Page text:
On Jan. 24, Quinn will graduate from the program. Then, Genesis will place her in an administrator position when one becomes available.
Reasons for optimism
Quinn is optimistic about the future of skilled nursing because she does not see herself as an exceptional case. She says Genesis does a good job of supporting and promoting people with potential, at least based on what she has observed at her facility and in the leadership program.
Most of the department heads, unit managers, and business office leaders at Somerton are younger than forty, she said. And currently, there are about 70 people in various stages of the leadership development program across Genesis, Vice President of Public Relations and Communications Jeanne Moore told SNN.
“Personally, I’m seeing a rise in the number of older people retiring, and we’re definitely able to hire younger talent to take their place,” Quinn said.
She does believe that there might be a misconception that SNFs are slow-paced work environments and that they pay less than hospitals, which could put off young clinicians. However, bringing young workers into the SNF environment, particularly a large urban facility like Somerton, should dispel that myth, she said.
She described the facility this way: The short-term rehab wing brings in patients with acute conditions, the ventilator unit is like an ICU, the dementia care unit demands psychosocial care, and long-term patients are complex cases with multiple chronic conditions. If anything, she sees urban SNFs becoming even more fast-paced. At Somerton, the patient population over the last few years has skewed toward younger people with social and medical issues, rather than seniors with chronic conditions. Staff now have to be trained up to handle complicated behavioral health issues and drug overdose and treatment protocols.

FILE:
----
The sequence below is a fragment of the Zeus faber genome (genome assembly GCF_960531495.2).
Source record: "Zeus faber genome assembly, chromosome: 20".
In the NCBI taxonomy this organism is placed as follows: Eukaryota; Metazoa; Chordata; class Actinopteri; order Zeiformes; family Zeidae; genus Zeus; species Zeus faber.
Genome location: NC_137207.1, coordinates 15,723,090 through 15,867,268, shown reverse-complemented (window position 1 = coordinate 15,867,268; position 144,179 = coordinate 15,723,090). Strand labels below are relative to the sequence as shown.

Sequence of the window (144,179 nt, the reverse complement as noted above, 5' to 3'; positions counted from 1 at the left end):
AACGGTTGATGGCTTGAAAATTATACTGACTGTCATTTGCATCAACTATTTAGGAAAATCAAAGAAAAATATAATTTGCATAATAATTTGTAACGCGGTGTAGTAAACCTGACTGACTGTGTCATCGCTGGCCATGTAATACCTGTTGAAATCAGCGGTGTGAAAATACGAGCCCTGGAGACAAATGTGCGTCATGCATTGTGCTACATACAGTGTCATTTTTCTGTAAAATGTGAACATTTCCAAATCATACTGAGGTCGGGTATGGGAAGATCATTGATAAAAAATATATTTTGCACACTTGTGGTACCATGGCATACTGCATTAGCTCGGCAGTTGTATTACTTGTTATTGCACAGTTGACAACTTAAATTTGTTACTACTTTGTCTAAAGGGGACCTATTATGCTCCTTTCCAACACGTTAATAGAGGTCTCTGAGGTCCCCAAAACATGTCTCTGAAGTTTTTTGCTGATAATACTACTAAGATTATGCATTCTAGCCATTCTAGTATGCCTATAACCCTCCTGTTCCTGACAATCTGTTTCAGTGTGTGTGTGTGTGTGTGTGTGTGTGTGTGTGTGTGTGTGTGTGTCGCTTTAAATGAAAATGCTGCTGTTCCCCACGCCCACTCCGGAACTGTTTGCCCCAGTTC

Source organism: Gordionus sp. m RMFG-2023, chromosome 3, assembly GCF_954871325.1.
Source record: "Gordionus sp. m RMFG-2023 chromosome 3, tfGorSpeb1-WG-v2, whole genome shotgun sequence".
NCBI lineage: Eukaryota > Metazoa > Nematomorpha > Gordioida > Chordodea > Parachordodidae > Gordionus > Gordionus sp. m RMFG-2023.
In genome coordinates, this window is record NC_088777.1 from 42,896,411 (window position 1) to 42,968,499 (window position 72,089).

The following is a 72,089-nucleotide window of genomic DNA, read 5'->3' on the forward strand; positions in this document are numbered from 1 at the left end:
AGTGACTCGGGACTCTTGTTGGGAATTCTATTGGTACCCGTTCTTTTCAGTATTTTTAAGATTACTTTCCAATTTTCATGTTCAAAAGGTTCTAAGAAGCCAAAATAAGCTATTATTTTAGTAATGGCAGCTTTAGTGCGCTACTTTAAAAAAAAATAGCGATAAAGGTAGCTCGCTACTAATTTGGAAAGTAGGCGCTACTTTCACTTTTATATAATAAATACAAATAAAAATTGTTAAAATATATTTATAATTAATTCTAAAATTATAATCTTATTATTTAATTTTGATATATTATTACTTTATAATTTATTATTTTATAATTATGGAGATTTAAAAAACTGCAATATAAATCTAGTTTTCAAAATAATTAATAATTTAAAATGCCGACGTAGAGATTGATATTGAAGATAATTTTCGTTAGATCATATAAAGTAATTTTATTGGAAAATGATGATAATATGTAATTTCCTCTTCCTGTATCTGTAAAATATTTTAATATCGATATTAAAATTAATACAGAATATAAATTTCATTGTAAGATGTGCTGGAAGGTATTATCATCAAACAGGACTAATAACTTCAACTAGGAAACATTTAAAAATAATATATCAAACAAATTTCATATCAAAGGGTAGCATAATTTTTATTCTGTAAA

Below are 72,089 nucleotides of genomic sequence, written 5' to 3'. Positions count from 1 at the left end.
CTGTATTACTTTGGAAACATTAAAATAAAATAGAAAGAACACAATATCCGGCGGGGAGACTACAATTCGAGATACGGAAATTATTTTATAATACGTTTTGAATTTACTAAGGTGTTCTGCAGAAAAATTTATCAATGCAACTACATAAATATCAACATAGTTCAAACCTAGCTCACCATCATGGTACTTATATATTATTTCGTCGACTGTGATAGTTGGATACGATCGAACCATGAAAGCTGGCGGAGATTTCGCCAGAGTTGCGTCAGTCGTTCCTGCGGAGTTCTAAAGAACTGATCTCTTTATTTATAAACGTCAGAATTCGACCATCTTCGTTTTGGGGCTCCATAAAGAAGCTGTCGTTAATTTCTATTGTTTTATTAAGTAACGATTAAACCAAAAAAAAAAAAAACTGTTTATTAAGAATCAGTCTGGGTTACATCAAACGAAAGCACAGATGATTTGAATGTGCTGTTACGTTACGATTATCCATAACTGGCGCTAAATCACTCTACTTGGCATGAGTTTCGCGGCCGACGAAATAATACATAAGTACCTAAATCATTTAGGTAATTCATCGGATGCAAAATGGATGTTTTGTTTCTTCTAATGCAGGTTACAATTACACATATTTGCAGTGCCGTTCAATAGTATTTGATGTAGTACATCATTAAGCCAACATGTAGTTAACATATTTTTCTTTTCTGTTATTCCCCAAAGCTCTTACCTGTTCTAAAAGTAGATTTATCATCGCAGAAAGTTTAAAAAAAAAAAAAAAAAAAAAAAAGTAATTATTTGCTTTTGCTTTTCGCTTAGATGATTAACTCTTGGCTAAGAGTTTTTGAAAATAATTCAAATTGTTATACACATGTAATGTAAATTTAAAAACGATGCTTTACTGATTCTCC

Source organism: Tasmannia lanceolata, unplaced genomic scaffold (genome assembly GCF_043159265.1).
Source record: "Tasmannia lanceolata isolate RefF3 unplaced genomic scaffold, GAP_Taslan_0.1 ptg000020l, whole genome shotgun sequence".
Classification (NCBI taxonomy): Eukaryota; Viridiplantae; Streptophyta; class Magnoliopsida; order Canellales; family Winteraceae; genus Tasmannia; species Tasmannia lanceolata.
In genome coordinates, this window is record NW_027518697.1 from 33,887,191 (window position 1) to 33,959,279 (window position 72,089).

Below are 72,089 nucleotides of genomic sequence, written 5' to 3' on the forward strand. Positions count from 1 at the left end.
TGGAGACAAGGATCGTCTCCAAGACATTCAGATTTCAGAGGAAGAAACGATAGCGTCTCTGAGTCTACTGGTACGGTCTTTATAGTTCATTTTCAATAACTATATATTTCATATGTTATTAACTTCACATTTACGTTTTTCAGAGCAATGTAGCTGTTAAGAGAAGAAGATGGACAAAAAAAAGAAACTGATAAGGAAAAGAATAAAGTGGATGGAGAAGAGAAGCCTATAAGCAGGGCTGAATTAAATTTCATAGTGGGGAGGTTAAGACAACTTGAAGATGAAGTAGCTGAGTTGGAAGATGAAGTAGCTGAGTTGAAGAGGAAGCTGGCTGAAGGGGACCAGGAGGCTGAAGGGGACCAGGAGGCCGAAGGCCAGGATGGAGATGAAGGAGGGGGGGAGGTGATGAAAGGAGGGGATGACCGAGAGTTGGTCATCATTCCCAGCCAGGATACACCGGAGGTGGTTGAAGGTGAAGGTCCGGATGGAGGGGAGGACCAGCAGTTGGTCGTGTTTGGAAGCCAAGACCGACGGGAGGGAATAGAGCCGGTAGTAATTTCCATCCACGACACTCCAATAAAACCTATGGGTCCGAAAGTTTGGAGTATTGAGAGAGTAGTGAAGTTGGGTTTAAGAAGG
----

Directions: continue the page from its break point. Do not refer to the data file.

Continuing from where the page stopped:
“I didn’t realize how much I was going to learn [by working in a SNF],” she said. “I think you’re going to learn more in this setting than anywhere.”
As a leader, Quinn does have some ideas for what can be further improved, both at the facility level and for the sector as a whole. Millennials tend to crave constant feedback and coaching, so she believes that this needs to be prioritized over traditional yearly performance evaluations. Genesis funded Quinn’s master’s degree—“That was huge,” she said. She believes it’s important to offer similar support, and develop training and professional development programs, for all SNF departments.
“I know in our current environment it’s extremely difficult [to provide this kind of financial support],” she said. “But even if requirements were stricter, if you had to maintain a 3.5 grade point average to be funded, I think the strongest leaders would work for it.”
Considering the influx of younger, more acute cases into Somerton, the need for advanced training and education is becoming more pressing. So too is the need for Medicare and Medicaid reimbursements that reflect the time and effort it takes to provide care for these types of patients, Quinn says. Convincing the Centers for Medicare & Medicaid Services (CMS) to, say, create a new payment category is a big endeavor, of course—and while Quinn seems game for challenges, in the short-term she wants to keep taking her career one step at a time.
“I’m hoping for a smaller building, census-wise, to get my feet wet as an administrator, and then maybe in a couple of years, a larger building,” she said. “In five-plus years, I still see myself in a leadership role … I’ll look for opportunities.”
Written by Tim Mullaney